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Montevideo, December 13th 2017 - 09:24 UTC

EU still not satisfied with £40bn Brexit “divorce bill”, suggested by PM May government

Thursday, November 23rd 2017 - 08:10 UTC
Full article 3 comments
“It could be enough to say, ok, we are ready to move to phase two, if it’s not the final figure. For some it could be enough but I don’t see France or Italy agreeing.” “It could be enough to say, ok, we are ready to move to phase two, if it’s not the final figure. For some it could be enough but I don’t see France or Italy agreeing.”

Despite UK prime minister Theresa May reportedly doubling her Brexit ‘divorce bill’ offer, European Union (EU) diplomats have already indicated they are still not satisfied and could demand more cash for talks to progress.

 Although the government is yet to confirm reports, it is widely understood the British government has agreed to raise its offer from the £20 billion promised in Mrs. May’s Florence speech to close to £40/45 billion.

It is understood the new higher offer was discussed and agreed by members of Mrs. May’s cabinet this week, including ministers who have previously opposed a large payout. Brussels has said it is waiting for a concrete offer.

However, responding to reports of a higher offer, one EU diplomat said “This £36 billion could make sense only if it’s a first step with an openness to discuss further financial commitments.

“It could be enough to say, okay, we are ready to move to phase two, but only if it’s not the final figure. For some countries, it could be enough but I don’t see France or Italy agreeing.”

Another source said some progress could be made, but remained cautious: “Everyone is so desperate to move to the second stage that if this is not their final say, yes, it could be enough.”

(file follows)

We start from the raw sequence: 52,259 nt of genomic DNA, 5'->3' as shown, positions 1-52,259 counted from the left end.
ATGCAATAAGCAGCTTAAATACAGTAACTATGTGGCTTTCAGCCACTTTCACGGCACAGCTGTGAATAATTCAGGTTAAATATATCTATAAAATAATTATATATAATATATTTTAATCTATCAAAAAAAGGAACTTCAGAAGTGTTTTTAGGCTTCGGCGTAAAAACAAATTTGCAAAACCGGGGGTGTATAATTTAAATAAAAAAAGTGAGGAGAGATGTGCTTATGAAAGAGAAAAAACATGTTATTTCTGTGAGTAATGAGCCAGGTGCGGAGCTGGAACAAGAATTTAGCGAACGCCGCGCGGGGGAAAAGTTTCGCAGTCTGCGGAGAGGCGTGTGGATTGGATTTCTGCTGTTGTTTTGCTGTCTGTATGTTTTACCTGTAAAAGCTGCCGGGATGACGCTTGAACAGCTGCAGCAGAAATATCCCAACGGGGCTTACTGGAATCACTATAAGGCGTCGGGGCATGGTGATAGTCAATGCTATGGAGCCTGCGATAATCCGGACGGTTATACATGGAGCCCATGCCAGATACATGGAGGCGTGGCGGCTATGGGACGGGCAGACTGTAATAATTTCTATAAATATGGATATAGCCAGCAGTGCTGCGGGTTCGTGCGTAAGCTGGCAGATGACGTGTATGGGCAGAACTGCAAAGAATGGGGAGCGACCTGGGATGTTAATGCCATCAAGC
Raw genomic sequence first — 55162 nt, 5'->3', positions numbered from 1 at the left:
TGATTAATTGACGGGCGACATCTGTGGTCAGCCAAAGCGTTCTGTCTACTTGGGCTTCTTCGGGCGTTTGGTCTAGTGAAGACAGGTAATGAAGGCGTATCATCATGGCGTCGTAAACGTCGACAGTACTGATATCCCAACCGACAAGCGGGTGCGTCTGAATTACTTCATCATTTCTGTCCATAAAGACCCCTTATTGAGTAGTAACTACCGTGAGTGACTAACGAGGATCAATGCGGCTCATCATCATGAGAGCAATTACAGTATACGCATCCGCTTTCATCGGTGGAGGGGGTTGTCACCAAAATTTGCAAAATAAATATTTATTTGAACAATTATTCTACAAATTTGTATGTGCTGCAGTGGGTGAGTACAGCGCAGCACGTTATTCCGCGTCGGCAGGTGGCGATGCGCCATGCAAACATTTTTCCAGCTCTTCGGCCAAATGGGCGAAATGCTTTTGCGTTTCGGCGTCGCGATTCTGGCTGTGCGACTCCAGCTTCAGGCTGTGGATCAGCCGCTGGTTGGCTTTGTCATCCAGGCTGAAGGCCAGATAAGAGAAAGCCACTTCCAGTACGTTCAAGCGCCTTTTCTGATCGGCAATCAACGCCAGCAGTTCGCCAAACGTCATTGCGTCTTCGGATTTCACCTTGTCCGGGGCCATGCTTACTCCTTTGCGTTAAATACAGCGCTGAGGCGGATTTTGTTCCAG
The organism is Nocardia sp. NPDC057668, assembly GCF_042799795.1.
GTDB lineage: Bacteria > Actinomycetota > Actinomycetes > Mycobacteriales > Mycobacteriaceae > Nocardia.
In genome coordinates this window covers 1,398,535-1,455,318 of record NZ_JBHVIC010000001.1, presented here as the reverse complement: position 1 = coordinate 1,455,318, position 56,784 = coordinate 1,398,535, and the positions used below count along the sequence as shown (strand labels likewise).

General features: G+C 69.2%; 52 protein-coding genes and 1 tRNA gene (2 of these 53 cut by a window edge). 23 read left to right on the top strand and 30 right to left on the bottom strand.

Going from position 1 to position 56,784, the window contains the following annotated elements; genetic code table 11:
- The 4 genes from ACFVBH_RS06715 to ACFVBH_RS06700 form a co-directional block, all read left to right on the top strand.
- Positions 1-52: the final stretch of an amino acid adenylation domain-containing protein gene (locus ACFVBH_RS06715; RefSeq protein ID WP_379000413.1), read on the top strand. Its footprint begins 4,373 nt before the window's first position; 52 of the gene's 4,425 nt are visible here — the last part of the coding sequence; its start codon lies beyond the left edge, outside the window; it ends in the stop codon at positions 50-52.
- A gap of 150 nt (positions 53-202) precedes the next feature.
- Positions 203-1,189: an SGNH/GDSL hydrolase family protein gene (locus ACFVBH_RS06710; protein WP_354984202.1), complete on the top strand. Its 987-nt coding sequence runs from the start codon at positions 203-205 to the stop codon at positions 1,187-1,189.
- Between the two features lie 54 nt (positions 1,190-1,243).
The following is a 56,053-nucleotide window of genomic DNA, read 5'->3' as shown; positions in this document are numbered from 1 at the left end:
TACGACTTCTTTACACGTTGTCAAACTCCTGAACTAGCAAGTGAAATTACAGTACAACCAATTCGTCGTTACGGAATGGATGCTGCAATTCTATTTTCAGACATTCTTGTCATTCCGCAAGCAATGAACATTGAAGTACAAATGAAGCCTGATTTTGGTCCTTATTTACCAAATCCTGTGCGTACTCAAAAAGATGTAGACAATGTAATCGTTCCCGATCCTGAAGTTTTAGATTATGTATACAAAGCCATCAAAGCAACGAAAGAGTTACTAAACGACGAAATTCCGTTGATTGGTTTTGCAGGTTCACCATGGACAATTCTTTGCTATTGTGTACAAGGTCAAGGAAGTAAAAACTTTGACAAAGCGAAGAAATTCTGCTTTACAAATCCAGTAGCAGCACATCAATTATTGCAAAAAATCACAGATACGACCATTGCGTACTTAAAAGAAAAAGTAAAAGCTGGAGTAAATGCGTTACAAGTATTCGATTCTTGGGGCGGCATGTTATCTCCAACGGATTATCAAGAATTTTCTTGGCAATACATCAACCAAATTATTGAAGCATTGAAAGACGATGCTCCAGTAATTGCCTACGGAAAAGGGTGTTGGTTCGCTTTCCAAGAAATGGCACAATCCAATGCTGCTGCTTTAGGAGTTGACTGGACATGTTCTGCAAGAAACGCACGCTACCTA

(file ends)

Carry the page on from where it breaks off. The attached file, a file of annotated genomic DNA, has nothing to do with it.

But the collapse of German coalition talks meant the “process is going to be increasingly driven by Paris” which is seen as having a more hard-line approach to Brexit than Berlin.

Senior Brexit-supporting Tories were quoted in papers urging Mrs. May to take advantage of Angela Merkel’s trouble forming a government and associated weakness to push for a smaller bill.

Responding to the comments, however, Christian Schmidt, the German food and agriculture minister, warned the UK not to play such a “game”.

“My suggestion is just to think which kind of disaster this would be for the United Kingdom’s economy“, he told the BBC Radio 4 Today program. “This is not a game, winner and loser. This is a responsibility. We see it in the 27 European member states. I think we see that there is a lot of responsibility also to the UK”.

It is understood the new higher offer was discussed and agreed by members of Mrs. May’s cabinet this week, including ministers who have previously opposed a large payout. Brussels has said it is waiting for a concrete offer.

Categories: Economy, Politics, International.

Top Comments

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  • darragh

    Is that a 'V' sign from TM - good for her if it is.

    Nov 23rd, 2017 - 12:32 pm 0
  • Jolene

    The question is why is this piece appearing in Mercopenguin, a British government propaganda organ supposedly devoted to America, South America and the “South Atlantic”?

    Nov 26th, 2017 - 04:01 am 0
  • darragh

    The question is why is 'jolene', hepatia' or whatever nonsensical name he/she/it is using today, such an idiot.

    Try looking in the menu and you will see that one of the areas covered is 'International' - do try and get a grip on your hatred of the UK and anything you can blame on it. You'll just have to accept the fact that the British handed you your arses on a plate in 1982 and that the Falkland Islanders want nothing whatsoever to do with the third-world country called Argentina and what you find so irritating is that there's feck all you can do about it.

    Try acting like a grown-up rather than as a whinging, whining teenager which is what I suspect you are.

    Nov 26th, 2017 - 11:58 am 0
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